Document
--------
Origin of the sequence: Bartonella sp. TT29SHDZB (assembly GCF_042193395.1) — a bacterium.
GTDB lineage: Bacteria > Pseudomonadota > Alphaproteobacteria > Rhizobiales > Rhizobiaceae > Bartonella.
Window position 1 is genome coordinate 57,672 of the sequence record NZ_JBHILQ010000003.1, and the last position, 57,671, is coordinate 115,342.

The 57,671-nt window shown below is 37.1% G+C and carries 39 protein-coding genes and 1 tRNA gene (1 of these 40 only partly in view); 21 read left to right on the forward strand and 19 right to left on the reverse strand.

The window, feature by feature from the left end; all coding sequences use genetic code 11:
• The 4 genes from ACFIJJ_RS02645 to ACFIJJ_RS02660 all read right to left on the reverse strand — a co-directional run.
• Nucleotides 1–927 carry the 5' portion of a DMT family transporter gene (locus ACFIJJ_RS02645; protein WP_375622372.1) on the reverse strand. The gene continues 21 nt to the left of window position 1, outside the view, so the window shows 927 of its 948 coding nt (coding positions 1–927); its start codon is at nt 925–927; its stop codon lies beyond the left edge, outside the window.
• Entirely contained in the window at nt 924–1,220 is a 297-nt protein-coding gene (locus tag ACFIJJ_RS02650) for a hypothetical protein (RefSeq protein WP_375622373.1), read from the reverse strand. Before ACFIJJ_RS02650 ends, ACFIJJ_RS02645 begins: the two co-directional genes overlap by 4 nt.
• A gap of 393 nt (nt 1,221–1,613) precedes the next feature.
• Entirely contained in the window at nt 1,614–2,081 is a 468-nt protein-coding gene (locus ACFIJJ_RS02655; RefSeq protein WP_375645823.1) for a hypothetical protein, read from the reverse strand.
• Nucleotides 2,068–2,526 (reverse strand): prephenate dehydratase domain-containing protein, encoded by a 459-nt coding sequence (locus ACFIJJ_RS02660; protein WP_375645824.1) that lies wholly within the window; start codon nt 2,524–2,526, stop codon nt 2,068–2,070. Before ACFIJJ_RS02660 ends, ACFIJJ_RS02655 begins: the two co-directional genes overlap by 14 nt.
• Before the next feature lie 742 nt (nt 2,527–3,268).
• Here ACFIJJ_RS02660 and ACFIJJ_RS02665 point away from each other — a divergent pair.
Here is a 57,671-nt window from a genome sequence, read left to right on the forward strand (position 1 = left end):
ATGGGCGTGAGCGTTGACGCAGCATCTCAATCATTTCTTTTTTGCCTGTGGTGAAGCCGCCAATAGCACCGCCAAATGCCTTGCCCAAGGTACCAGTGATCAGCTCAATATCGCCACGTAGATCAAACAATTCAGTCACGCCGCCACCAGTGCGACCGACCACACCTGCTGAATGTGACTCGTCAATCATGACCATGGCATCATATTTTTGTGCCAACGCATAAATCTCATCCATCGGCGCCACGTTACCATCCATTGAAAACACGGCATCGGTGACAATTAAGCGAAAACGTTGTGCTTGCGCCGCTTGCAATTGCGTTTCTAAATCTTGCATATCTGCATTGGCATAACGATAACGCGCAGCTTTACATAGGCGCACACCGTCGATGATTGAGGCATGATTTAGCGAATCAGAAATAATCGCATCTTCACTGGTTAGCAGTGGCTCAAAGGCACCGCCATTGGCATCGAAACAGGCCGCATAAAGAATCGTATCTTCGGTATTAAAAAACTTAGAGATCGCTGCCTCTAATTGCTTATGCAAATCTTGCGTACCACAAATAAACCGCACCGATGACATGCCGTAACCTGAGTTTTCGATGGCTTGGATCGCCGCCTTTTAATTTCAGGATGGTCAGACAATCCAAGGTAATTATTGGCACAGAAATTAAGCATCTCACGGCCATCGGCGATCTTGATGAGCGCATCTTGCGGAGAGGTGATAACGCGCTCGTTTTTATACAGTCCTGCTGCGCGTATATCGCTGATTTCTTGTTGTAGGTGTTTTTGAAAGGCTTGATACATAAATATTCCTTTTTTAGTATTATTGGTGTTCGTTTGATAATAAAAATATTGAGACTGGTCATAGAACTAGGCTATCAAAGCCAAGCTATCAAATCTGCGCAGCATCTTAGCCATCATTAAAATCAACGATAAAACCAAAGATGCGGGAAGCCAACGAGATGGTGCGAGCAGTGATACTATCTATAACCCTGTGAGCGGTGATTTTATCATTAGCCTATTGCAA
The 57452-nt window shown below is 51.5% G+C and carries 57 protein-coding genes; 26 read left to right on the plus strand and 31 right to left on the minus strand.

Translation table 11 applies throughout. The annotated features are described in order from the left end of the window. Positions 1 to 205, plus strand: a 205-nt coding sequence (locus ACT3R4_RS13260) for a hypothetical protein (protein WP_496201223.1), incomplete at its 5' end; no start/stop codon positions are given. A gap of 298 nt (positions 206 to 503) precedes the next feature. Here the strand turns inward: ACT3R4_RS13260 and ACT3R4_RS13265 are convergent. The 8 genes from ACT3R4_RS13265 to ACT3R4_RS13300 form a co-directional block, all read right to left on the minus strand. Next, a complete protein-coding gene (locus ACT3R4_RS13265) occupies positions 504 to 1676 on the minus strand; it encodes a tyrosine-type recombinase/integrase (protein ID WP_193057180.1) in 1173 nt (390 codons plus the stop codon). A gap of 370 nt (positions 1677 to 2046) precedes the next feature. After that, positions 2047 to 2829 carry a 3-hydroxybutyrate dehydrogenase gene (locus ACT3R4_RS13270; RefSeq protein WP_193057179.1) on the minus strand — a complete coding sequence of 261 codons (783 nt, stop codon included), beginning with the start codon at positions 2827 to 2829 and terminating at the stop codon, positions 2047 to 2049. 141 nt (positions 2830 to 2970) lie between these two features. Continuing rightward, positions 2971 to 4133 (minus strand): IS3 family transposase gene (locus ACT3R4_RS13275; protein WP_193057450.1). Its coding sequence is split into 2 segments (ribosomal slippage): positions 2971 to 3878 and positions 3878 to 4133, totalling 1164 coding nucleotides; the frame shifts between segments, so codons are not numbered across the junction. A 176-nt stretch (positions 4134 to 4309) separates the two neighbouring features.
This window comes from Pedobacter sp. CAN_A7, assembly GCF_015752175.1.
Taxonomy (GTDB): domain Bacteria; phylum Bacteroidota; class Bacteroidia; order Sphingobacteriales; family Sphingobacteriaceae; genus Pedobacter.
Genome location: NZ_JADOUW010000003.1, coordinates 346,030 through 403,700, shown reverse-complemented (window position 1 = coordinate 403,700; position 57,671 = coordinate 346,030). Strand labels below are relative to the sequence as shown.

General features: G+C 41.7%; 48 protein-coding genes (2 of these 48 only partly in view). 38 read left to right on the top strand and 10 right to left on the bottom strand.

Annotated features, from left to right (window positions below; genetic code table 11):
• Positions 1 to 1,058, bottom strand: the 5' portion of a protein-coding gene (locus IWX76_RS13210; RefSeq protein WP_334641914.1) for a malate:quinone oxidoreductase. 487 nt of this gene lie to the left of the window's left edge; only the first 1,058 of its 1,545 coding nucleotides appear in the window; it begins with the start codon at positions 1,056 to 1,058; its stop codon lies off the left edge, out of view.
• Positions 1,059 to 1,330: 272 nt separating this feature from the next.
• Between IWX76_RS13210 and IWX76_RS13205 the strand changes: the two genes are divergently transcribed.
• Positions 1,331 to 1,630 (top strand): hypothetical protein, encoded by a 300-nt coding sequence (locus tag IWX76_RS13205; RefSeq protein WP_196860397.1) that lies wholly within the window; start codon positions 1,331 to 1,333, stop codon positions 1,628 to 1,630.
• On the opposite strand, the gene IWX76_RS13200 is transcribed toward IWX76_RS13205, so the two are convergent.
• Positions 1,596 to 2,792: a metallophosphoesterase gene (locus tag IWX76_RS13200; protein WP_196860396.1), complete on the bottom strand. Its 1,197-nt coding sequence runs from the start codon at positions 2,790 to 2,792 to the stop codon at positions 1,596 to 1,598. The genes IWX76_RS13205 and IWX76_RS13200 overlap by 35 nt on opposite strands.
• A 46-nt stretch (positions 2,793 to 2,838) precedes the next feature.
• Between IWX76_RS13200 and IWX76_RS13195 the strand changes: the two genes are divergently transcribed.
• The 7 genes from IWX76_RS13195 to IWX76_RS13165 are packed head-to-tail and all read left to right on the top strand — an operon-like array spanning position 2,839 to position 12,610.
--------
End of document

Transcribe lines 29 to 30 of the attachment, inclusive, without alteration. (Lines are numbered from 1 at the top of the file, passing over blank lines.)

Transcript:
• A 46-nt stretch (positions 2,793 to 2,838) precedes the next feature.
• Between IWX76_RS13200 and IWX76_RS13195 the strand changes: the two genes are divergently transcribed.